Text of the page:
A student examines a printed copy of the Four Phase Plan.

Exploring what you care about, reviewing potential majors and careers, and reflecting on the myriad experiences you have as a student at Whitman College will all help you navigate your life after Whitman. This four-phase plan can guide you through career and professional development with the Student Engagement Center. Whether you’re a first year already looking for an internship or a senior who hasn’t had a resume review since high school, the SEC is here for you. Wherever you are in this process, there is no time like the present to discover the resources available to you.

During your first year, identify ways to get involved on campus and begin creating your professional profile.

Reflection Questions

  • What activities did you participate in and which classes did you take this year?  What did you like and not like about them?
  • What is the most important thing you learned about yourself this year?
  • What new things would you like to do or try in the upcoming semester?

As a sophomore you get to declare your major and further cultivate your community on campus. 

Reflection Questions

  • Which classes were the most intellectually stimulating this year? Why?
  • How do you think you've changed since coming to Whitman?  How have you stayed the same?
  • What situations, friendships, activities or projects challenged you this year?
  • How did you navigate those challenges and what did you learn about yourself?  

Your junior year at Whitman is an important time to clarify and delve into your passions and career goals.

  • Consider applying for the Community Fellow Program (juniors and seniors only) or applying for community service leadership opportunities.
  • Schedule a career advising appointment through Handshake and explore career assessments.
  • Expand your leadership roles in your extracurriculars (clubs, athletics, music, theater, etc).
  • Attend Whitties Helping Whitties networking events, Finding Your Future alumni career panels, and recruiting info sessions.
  • Apply for research opportunities and/or internships, especially if you haven't done one yet.
  • Arrange to job shadow people working in fields that interest you.
  • Build your network: Attend additional office hours with your professors, see if family members or friends' parents know people who work in fields that interest you, and contact alumni through Whitman Connect. 
  • Pursue your professional development: do a practice interview, update your LinkedIn profile and your resume, connect with professionals in career fields of interest, and attend workshops about salary negotiation and financial literacy.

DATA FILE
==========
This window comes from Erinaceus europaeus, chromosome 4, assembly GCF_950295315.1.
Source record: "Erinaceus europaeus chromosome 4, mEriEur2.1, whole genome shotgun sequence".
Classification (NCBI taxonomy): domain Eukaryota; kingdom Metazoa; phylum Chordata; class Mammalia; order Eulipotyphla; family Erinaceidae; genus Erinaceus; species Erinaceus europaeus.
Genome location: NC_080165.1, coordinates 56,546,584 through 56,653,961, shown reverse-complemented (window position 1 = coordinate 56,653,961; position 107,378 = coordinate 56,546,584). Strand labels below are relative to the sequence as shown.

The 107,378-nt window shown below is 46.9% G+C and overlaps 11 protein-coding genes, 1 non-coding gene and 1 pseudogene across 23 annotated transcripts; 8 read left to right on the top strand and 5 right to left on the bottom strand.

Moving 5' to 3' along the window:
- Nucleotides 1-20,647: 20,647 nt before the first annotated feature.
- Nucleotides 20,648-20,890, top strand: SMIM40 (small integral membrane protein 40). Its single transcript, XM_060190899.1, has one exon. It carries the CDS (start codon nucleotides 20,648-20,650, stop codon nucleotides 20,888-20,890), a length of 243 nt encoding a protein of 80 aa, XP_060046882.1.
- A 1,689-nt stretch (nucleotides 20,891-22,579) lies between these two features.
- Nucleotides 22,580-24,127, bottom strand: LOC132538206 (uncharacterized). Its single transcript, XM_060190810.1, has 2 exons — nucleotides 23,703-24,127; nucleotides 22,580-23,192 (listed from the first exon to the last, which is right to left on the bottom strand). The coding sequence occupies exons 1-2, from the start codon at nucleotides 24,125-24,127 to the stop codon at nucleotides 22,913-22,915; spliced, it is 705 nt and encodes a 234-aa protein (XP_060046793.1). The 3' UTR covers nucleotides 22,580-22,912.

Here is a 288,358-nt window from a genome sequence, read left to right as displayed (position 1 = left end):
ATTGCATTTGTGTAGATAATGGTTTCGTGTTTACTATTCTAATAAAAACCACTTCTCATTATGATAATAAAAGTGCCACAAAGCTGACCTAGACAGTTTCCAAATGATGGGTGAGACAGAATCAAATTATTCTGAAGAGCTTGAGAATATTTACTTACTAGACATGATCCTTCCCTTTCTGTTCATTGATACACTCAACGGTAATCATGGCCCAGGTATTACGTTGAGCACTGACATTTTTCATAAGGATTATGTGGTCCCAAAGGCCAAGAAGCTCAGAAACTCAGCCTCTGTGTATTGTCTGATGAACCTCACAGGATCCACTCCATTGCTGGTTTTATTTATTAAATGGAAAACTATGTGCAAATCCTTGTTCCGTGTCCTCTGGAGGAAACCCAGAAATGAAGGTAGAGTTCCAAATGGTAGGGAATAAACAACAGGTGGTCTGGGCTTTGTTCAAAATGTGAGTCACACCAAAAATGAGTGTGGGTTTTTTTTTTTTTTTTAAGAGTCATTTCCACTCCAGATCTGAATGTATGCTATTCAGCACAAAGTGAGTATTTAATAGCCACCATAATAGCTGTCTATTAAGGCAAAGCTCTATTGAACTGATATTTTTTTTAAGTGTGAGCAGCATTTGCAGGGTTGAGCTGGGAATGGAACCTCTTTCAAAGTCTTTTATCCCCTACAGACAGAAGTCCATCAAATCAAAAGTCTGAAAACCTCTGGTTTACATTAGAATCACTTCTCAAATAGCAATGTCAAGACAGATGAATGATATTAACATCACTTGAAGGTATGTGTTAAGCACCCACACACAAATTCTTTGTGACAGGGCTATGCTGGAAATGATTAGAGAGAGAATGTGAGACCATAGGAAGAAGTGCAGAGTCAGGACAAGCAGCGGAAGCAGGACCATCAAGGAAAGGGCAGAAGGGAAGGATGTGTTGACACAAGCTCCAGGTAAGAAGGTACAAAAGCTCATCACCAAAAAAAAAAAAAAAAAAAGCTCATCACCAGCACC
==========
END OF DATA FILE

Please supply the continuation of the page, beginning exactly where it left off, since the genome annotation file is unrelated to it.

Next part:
• Handshake logoUse Handshake, Glassdoor and Whitman Wayfinder to explore job and internship opportunities and learn about organizations.
  • Explore graduate school resources and figure out whether (and perhaps when) you'd like to apply. 
  • Attend the Summer in Walla Walla Job Fair in March. 

Reflection Questions 

  • What are you learning in your major?  How has your understanding of the subjects and themes in your major evolved since you started at Whitman?
  • If you studied abroad, how did your time outside of Whitman - both academically and socially - impact your future career plans or life goals? Is spending more time abroad an interest to you in the future?
  • How do you best process information?  What helps you learn well and what is difficult for you to pick up? 
  • What is something new that you'd like to do next year and what is something from this year that you might want to stop or decrease your participation in? 

Now is the time to prepare for your transition from a college student to a career professional or graduate student (which doesn't mean you can't also be a wayfaring traveler or a briefly unemployed couch sitter.) Continue your partnership with the Student Engagement Center to hone your narrative. When life after Whitman seems overwhelming, the SEC is here to help you design your path - whether that includes graduate school, a fellowship, or pursuing and landing your first job. 

  Reflection Questions

  • How have you connected ideas from seemingly unrelated disciplines while you've been at Whitman?  In other words, what were some times when your classes connected to one another in unexpected ways or you applied something theoretical to something in "real" life?
  • What new things would you like to try after Whitman?  What are you looking forward to having a break from once you graduate?  
  • What kinds of working environments do you prefer?  Do you like collaborating with lots of people, working alone or some mix of the two?  Do you appreciate set schedules or do you want to follow your own timelines? 
  • How has your time at Whitman shaped your goals and aspirations?  What do you think you want to pursue and what do you know you're not interested in?  How have you come to these conclusions?